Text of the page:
Bibi-Khanym Mosque in Samarkand

Bibi-Khanym Mosque was constructed according to the order of AmirTemurasa cathedral mosque of Samarkand. It was intended to outrival everything he had ever seen in the other countries. Architects, artists and craftsmen from conquered countries were involved in the construction of this grandiose complex. Elephants were used for heavy loads lifting and transporting. The mosque was being constructed during five years. When Temur returned after his western campaign he got much disappointed by construction and ordered to reconstruct the portal which seemed not high enough.

 Finally, the cathedral mosque was supplied with one of the greatest portals of that time. Its arch was flanked with powerful pylons with minarets up to 50 m in height. The front entrance had bronze doors with inscription: "The sound of these huge doors, made from the alloy of seven metals, calls prayers of seven climates in the house of Islam".

The gates were taken away from Samarkand by Iranian shah Nadir in 1740. Above the portal there was an inscription: "Dwelling of creatures is everything-hypocrisy, falsehood and passions. Everything is concentrated at a threshold of the World Lord's hall-and only..."

 Today the marble lectern for tremendous Koran made at Ulugbeg stands in the center of the courtyard.

The cathedral mosque of Samarkand was named after the oldest wife of Amir Temur, Bibi-Khanym. She was Sarai Mulk-Khanym, a daughter of Kazan-khan (1343-1346). In the 1340s, Kazan-khan and his brother Halil-suitan subordinated Maverannahrand southeastern Khurasan.

However soon, they suffered defeat from Chagataid amir Kazagan (1346-1358). Sarai Mulk-Khanym became a wife of Emir Hussein, the grandson of amir Kazagan, who was a supreme Chagataid governor in 1364-1370. Amir Temur made Sarai Mulk-Khanym his wife when he dethroned Hussein. That gave him the honoured title of Guragan - "khan's son-in-law".

 Big madrassah had been located opposite to the cathedral mosque till the middle of the 18th century. It had the name of Bibi-Khanym too. Originally the madras-sah's portal was so large that competed to the cathedral mosque. It made Amir Temur angry and he ordered to reconstruct it. Madrassah was destroyed at invasion of Nadir-shah.

There is a mausoleum at the central axis of madrassah. It is a tomb of Sarai Mulk-Khanym's mother and two other women from her family. This is a high octahedral structure with a cylindrical drum bearing Kufi inscription. The interior is decorated with mosaics and vegetative ornaments including landscapes of the paradise garden.


After his Indian campaign, Tamerlane in 1399 decided to undertake the construction of a gigantic cathedral mosque in his new capital, Samarkand. To this day the mosque known as the Bibi-Khanym still overawes in its size and magnificence.

The cupola of the main chamber is raised up to 40 m. The length of the outer walls  is to 167 m. (182.63 yds.) longways and 109 m (119.20 yds.) in width. The cupola of the main chamber is raised up to 40 m. (131.23 ft.).

When construction was completed in 1404 it gripped minds of many poets. The Bibi-Khanym was compared to the beauty and brilliance of the Milky Way. However, contemporaries of Tamerlane soon noticed that not long after the mosque became a place of worship, the building began to collapse and fall into ruin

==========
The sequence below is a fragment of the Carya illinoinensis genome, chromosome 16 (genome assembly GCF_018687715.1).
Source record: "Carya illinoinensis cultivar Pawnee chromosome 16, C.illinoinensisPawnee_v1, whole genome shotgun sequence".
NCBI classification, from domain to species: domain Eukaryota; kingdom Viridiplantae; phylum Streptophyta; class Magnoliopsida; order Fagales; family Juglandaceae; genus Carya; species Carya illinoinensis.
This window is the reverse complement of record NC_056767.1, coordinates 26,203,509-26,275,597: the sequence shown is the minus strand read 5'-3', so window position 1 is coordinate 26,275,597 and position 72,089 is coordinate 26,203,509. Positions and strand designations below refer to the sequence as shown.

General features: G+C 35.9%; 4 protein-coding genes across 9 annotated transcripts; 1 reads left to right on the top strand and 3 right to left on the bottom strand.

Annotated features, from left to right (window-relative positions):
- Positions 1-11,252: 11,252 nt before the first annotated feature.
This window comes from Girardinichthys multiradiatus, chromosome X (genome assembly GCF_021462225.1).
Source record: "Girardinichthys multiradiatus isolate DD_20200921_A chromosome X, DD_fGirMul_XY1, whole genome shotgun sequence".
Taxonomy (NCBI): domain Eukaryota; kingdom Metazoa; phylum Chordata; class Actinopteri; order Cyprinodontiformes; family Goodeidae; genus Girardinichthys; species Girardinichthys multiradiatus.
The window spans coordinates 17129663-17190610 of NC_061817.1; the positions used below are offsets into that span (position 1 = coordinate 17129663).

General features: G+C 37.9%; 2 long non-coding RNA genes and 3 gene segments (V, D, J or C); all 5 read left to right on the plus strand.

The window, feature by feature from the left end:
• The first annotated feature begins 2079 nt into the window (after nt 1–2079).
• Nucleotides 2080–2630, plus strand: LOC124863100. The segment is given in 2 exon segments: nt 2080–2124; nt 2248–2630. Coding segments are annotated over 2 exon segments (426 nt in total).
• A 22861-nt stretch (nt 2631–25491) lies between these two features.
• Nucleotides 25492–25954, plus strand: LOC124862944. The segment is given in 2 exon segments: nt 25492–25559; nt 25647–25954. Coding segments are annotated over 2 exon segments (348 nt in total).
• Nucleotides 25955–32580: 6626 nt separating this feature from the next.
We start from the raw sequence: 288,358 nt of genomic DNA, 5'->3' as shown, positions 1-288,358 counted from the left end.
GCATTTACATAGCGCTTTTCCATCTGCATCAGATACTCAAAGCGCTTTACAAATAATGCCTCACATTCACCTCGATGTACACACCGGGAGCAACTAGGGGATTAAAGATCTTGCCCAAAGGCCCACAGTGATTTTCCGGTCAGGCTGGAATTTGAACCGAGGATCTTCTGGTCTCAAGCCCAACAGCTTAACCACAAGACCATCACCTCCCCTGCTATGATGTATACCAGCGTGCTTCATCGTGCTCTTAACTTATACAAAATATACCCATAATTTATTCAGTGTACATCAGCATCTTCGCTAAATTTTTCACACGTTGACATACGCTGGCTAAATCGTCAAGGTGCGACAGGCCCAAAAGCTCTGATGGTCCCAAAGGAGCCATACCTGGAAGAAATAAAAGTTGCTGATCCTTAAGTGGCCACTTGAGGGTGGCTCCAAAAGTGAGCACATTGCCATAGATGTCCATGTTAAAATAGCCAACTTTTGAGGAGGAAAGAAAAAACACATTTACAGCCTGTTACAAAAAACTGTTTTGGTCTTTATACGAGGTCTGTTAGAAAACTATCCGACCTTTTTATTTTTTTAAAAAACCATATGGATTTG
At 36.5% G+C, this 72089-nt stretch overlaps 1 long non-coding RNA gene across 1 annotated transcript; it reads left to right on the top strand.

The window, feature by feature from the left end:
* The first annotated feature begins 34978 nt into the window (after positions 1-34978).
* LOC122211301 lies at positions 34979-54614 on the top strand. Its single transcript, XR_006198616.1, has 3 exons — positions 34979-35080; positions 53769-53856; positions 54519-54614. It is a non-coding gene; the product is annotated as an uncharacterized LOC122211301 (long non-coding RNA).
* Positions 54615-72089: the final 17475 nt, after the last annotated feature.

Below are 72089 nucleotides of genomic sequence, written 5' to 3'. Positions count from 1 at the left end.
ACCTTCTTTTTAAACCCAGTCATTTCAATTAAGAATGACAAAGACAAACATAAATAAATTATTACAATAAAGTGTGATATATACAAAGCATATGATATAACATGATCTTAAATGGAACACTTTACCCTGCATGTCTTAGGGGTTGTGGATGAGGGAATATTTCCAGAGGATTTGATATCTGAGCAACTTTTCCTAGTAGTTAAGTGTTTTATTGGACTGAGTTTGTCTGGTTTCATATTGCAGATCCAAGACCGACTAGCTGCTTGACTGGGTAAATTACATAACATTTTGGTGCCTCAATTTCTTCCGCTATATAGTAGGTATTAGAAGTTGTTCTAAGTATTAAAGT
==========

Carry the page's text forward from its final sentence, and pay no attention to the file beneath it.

The original impulse of its creator was perhaps too impertinent, as he attempted to realise what was at the time an almost unreal architectural idea. But perhaps there was a more deep reason of its collapse. It is commonly known that rulers often build temples in an attempt to please God.

The Bibi-Khanym might have been intended as a huge thank-offering by the Emperor Timur after his successful Indian campaign. Or was it perhaps built in atonement for his many sins? The capture of Delhi was remarkable for its excessive cruelty. When Tamerlane over-ran India, he left a trail of carnage all the way to Delhi, where he reduced the city to rubble and massacred 100,000 inhabitants. The truth will always remain a mystery. At least it looks as if God rejected the bloody offering, whatever kind it was. More plausibly the mosque almost certainly began to collapse because it was built of mud-brick in the middle of an earthquake zone, and its dome was too high to remain stable.

Until the end of 20 c. the ruins of the Bibi-Khanym was remained as a very good illustration of what the Prophet said: "Pride leads to destruction and arrogance to downfall". It has recently been rebuilt, but there is no reason to be proud in any way, because History will never tire of repeating its lessons. The reconstruction by the Government of Uzbekistan has also obliterated what little original work was left, and the Bibi Khanym you see today is effectively a brand-new building.

As time has gone by, the reality of the mosque's construction has become embroiled with a legend of the Architect's love for Timur's Chinese queen, Bibi-Khanym. Alas, romantic hopes are doomed to disappointment. There is no trustworthy source for the tale that Tamerlane had a wife that was known by the name Bibi-Khanym (which just means 'woman-woman' in Persian). Tamerlane's senior wife, the powerful old woman Saray mulk Khanym, in honour of whom the mosque was named, does not bring to mind the beautiful heroine of this charming fairy tale. It is said that Saray mulk Khanym managed the construction of another building opposite the Bibi-Khanym, which by tradition is identified as the Mausoleum of Bibi-Khanym.

The bazaar at the foot of the Bibi-Khanym has changed little since 600 years ago.